Notably, however, in most societies racial and ethnic divisions are not seen as the most salient cleavage. Rather, in the majority of places surveyed, more people identify conflicts between people who support different political parties than conflicts between people with different ethnic or racial backgrounds. Political divisions are also seen as greater than the other two dimensions tested: between those with different religions and between urban and rural residents. (For more on the actual composition of each public surveyed on each of these dimensions, see Appendix A.)

The report has over 20 charts and rich context to discuss the quantitative results.

What is the Groundswell report?

From the world bank:

This sequel to the Groundswell report includes projections and analysis of internal climate migration for three new regions: East Asia and the Pacific, North Africa, and Eastern Europe and Central Asia. Qualitative analyses of climate-related mobility in countries of the Mashreq and in Small Island Developing States (SIDS) are also provided. This new report builds on the scenario-based modeling approach of the previous Groundswell report from 2018, which covered Sub-Saharan Africa, South Asia, and Latin America. The two reports’ combined findings provide, for the first time, a global picture of the potential scale of internal climate migration across the six regions, allowing for a better understanding of how slow-onset climate change impacts, population dynamics, and development contexts shape mobility trends.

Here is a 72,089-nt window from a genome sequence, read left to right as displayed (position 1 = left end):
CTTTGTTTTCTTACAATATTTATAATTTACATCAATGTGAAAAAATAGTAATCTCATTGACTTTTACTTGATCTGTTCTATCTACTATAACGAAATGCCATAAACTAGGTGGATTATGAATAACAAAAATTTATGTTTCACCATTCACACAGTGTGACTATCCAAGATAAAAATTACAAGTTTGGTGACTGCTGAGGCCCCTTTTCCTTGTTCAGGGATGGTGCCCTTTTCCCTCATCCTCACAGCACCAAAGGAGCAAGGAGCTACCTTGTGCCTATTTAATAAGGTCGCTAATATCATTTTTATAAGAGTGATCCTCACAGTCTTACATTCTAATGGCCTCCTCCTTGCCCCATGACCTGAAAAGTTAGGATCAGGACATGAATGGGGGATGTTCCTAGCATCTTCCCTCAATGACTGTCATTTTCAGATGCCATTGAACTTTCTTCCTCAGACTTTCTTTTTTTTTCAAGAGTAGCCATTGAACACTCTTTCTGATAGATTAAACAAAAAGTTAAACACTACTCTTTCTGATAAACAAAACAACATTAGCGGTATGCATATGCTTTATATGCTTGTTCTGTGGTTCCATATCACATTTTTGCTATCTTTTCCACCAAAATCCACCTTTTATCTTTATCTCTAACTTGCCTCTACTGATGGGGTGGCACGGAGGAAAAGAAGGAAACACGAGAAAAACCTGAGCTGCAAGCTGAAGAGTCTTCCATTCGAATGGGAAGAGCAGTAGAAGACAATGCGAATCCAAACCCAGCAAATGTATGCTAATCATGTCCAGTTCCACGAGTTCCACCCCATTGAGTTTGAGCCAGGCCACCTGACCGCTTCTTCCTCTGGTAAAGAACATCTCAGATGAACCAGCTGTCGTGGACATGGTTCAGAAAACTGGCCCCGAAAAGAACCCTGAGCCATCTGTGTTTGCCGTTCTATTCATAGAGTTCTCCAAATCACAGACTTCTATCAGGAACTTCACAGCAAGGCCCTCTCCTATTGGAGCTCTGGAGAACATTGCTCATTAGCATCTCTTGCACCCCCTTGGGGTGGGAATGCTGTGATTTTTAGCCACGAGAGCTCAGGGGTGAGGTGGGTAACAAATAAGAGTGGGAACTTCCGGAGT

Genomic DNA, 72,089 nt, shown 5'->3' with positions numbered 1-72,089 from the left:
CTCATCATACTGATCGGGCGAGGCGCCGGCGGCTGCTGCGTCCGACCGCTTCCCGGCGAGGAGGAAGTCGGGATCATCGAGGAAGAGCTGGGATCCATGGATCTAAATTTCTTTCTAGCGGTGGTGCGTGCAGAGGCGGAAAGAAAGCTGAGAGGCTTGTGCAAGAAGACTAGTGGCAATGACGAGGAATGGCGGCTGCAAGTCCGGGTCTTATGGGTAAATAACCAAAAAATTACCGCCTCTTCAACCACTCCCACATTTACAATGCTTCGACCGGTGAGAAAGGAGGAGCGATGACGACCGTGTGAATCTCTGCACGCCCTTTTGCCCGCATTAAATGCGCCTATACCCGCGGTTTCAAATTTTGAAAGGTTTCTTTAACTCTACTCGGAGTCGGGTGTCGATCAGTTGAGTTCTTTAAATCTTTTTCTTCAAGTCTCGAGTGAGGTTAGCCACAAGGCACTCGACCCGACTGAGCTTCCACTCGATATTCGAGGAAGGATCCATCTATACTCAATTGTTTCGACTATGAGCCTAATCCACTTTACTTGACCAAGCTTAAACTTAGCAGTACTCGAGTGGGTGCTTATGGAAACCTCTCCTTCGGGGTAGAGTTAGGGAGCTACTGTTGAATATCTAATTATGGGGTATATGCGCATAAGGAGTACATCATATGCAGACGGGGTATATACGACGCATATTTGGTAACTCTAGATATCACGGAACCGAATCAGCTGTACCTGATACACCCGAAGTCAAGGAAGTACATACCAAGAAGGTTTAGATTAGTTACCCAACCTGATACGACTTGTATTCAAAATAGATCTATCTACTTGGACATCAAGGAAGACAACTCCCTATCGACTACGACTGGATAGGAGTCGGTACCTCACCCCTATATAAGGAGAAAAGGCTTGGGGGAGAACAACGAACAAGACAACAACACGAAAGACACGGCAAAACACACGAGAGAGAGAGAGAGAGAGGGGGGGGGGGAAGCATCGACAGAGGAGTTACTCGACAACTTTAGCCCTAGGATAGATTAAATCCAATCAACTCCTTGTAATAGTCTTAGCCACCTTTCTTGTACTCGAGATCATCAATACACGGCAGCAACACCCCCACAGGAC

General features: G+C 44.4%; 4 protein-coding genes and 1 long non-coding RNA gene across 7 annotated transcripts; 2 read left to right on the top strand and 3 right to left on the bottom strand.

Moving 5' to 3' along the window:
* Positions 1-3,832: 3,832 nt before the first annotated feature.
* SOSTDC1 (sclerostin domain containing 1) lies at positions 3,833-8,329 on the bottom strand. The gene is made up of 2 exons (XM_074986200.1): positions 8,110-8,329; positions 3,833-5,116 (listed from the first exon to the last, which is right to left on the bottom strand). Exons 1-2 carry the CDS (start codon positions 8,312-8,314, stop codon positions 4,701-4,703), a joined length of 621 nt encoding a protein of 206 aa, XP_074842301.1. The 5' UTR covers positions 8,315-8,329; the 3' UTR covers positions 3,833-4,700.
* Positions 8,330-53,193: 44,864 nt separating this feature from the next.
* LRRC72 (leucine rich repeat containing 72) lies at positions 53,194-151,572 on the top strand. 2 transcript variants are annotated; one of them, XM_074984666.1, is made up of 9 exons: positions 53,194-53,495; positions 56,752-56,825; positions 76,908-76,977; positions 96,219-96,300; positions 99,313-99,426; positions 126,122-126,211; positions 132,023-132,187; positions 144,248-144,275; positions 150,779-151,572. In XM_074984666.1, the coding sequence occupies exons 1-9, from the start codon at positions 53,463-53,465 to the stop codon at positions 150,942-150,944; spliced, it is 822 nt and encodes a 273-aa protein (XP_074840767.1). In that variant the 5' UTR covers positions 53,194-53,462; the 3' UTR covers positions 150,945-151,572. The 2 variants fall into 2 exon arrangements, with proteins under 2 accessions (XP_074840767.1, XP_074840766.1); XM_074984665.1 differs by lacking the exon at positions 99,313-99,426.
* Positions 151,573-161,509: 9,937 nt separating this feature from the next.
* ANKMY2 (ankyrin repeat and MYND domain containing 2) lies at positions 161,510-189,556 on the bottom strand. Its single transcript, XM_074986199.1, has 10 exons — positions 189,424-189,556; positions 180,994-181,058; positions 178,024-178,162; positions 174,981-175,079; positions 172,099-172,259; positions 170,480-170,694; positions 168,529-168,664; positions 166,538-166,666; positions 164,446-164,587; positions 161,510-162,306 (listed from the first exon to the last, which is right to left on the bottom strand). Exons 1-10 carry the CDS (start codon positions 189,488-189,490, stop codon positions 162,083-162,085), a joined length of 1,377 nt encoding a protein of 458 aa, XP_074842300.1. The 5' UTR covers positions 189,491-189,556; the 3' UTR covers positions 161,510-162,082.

Key projection:

Over 216 million people could move within their countries by 2050 across six regions,

The report discusses their modeling (there is more than this) :